Crisis Author:Robin Cook When Dr. Craig Bowman is served with a summons for medical malpractice, he's shocked, enraged, and more than a little humiliated. A devoted physician who works continuously in the service of others, he endured grueling years of training and is now a partner in an exclusive concierge medical practice. No longer forced to see more and more patient... more »s while spending less and less time with each one just to keep his office door open, he now provides the kind of medical care he is trained to do, lavishing twenty-four-hour availability and personalized attention on his handpicked patients. And at last, he is earning a significant income, no longer burdened by falling reimbursements from insurance companies.But this idyllic practice comes to a grinding halt one sunny afternoon-and gets much, much worse.
Enter Dr. Jack Stapleton, a medical examiner in New York City and Bowman's brother-in-law: Jack's sister Alexis-now Craig's estranged wife-tearfully begs for his help as her husband's trial drags on. Jack agrees to travel to Boston to offer his forensic services and expert witness experience to Craig's beleaguered defense attorney. But when Jack's irreverent suggestion to exhume the corpse to disprove the alleged malpractice is taken seriously, he opens a Pandora's box of trouble. As Craig Bowman's life and career are put on the line, Jack is on the verge of making a most unwelcome discovery of tremendous legal and medical significance-and there are people who will do anything to keep him from learning the truth.« less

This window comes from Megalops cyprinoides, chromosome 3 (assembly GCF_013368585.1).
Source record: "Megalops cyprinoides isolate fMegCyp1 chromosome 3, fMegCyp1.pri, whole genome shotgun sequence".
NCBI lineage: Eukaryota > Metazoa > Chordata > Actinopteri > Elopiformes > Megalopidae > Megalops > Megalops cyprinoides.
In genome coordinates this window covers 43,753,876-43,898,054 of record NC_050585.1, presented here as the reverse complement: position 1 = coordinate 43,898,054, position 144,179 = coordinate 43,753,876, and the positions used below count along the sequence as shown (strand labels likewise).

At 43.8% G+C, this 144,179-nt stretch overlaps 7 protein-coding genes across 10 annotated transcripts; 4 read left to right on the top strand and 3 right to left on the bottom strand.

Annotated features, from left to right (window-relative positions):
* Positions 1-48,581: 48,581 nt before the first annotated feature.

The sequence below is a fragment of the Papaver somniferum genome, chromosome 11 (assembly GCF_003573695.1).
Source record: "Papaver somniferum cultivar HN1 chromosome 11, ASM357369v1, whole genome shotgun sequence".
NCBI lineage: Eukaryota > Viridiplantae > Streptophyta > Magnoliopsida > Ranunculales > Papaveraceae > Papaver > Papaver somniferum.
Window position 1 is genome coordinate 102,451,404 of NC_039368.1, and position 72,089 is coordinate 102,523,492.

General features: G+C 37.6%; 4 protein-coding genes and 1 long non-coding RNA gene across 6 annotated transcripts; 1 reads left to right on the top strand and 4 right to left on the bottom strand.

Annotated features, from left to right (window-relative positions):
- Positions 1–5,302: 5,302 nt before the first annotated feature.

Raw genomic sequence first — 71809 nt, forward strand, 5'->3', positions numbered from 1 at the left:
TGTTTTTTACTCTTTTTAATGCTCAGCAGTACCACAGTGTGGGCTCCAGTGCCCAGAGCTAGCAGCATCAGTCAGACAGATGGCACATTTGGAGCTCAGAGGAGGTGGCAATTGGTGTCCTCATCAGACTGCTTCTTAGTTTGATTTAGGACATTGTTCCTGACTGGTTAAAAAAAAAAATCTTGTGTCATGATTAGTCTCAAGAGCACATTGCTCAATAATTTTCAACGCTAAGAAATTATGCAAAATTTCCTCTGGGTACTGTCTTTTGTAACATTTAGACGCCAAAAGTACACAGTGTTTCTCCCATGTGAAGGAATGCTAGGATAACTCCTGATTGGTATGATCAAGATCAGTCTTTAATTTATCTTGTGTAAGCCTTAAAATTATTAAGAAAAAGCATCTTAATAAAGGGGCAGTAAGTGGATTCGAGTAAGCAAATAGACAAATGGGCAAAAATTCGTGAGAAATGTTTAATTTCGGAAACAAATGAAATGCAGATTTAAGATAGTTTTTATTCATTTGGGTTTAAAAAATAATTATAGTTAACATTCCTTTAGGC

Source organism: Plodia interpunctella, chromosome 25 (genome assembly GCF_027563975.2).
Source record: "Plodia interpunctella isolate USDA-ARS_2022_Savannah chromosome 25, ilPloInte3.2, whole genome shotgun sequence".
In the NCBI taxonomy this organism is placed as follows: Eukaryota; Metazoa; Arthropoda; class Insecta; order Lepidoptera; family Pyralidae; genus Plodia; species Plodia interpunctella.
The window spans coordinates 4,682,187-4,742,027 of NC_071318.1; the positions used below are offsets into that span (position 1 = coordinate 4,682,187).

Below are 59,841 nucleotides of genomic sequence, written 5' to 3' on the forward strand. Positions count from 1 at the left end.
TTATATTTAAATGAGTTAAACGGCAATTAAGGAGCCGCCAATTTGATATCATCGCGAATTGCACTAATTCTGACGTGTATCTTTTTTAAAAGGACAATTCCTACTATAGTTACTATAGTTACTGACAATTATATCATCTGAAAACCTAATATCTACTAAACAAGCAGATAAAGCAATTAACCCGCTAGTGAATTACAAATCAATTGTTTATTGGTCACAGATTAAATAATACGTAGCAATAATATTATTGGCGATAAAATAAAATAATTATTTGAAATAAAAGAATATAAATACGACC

I enjoy Robin Cook's books, but did not care for this one. There's at least as much courtroom drama in this one as there is medical, so be warned. There are huge plot holes. Someone you think is a bad guy just kind of goes away at the end. Oh, and the end? Rushed and contrived. Big letdown after Marker.
The story is sort of interesting, but the book doesn't move at the frenetic pace of some of Cook's other stories. It certainly isn't scary or edge-of-your-seat. But it does offer an interesting look into the recently developed idea of "concierge" medicine and the potential pitfalls thereof.